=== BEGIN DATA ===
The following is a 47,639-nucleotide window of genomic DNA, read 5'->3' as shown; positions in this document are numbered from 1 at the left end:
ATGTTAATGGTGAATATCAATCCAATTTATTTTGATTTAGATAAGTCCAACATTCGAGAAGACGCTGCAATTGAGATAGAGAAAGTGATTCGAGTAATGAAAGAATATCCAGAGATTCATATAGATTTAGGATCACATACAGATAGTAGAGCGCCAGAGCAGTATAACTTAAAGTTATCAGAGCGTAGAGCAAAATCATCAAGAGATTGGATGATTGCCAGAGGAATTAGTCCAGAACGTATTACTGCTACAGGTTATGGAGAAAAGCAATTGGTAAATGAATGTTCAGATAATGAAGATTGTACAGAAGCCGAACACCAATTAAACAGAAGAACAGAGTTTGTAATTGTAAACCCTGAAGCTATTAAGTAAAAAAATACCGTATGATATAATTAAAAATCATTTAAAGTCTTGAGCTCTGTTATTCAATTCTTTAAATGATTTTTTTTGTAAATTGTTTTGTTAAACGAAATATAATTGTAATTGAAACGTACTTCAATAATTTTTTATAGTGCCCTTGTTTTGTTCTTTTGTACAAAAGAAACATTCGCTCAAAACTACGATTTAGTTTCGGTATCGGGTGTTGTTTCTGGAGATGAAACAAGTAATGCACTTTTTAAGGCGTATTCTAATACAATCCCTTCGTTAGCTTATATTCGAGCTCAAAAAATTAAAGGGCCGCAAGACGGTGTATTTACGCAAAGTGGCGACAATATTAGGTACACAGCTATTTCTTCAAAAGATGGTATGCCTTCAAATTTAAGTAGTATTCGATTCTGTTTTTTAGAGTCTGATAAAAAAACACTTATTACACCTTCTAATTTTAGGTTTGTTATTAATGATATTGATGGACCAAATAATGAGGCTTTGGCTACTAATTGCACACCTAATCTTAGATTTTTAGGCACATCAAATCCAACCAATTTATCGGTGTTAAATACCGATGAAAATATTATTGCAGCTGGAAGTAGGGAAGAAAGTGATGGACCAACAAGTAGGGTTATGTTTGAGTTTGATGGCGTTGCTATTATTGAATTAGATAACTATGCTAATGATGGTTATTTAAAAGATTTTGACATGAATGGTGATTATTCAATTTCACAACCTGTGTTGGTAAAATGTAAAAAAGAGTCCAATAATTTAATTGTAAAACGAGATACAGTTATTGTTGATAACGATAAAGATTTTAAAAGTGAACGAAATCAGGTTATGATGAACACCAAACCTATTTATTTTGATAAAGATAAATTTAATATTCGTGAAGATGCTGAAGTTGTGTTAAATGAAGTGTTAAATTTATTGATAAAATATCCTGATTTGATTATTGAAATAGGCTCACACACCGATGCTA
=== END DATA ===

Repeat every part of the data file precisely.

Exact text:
The following is a 47,639-nucleotide window of genomic DNA, read 5'->3' as shown; positions in this document are numbered from 1 at the left end:
ATGTTAATGGTGAATATCAATCCAATTTATTTTGATTTAGATAAGTCCAACATTCGAGAAGACGCTGCAATTGAGATAGAGAAAGTGATTCGAGTAATGAAAGAATATCCAGAGATTCATATAGATTTAGGATCACATACAGATAGTAGAGCGCCAGAGCAGTATAACTTAAAGTTATCAGAGCGTAGAGCAAAATCATCAAGAGATTGGATGATTGCCAGAGGAATTAGTCCAGAACGTATTACTGCTACAGGTTATGGAGAAAAGCAATTGGTAAATGAATGTTCAGATAATGAAGATTGTACAGAAGCCGAACACCAATTAAACAGAAGAACAGAGTTTGTAATTGTAAACCCTGAAGCTATTAAGTAAAAAAATACCGTATGATATAATTAAAAATCATTTAAAGTCTTGAGCTCTGTTATTCAATTCTTTAAATGATTTTTTTTGTAAATTGTTTTGTTAAACGAAATATAATTGTAATTGAAACGTACTTCAATAATTTTTTATAGTGCCCTTGTTTTGTTCTTTTGTACAAAAGAAACATTCGCTCAAAACTACGATTTAGTTTCGGTATCGGGTGTTGTTTCTGGAGATGAAACAAGTAATGCACTTTTTAAGGCGTATTCTAATACAATCCCTTCGTTAGCTTATATTCGAGCTCAAAAAATTAAAGGGCCGCAAGACGGTGTATTTACGCAAAGTGGCGACAATATTAGGTACACAGCTATTTCTTCAAAAGATGGTATGCCTTCAAATTTAAGTAGTATTCGATTCTGTTTTTTAGAGTCTGATAAAAAAACACTTATTACACCTTCTAATTTTAGGTTTGTTATTAATGATATTGATGGACCAAATAATGAGGCTTTGGCTACTAATTGCACACCTAATCTTAGATTTTTAGGCACATCAAATCCAACCAATTTATCGGTGTTAAATACCGATGAAAATATTATTGCAGCTGGAAGTAGGGAAGAAAGTGATGGACCAACAAGTAGGGTTATGTTTGAGTTTGATGGCGTTGCTATTATTGAATTAGATAACTATGCTAATGATGGTTATTTAAAAGATTTTGACATGAATGGTGATTATTCAATTTCACAACCTGTGTTGGTAAAATGTAAAAAAGAGTCCAATAATTTAATTGTAAAACGAGATACAGTTATTGTTGATAACGATAAAGATTTTAAAAGTGAACGAAATCAGGTTATGATGAACACCAAACCTATTTATTTTGATAAAGATAAATTTAATATTCGTGAAGATGCTGAAGTTGTGTTAAATGAAGTGTTAAATTTATTGATAAAATATCCTGATTTGATTATTGAAATAGGCTCACACACCGATGCTA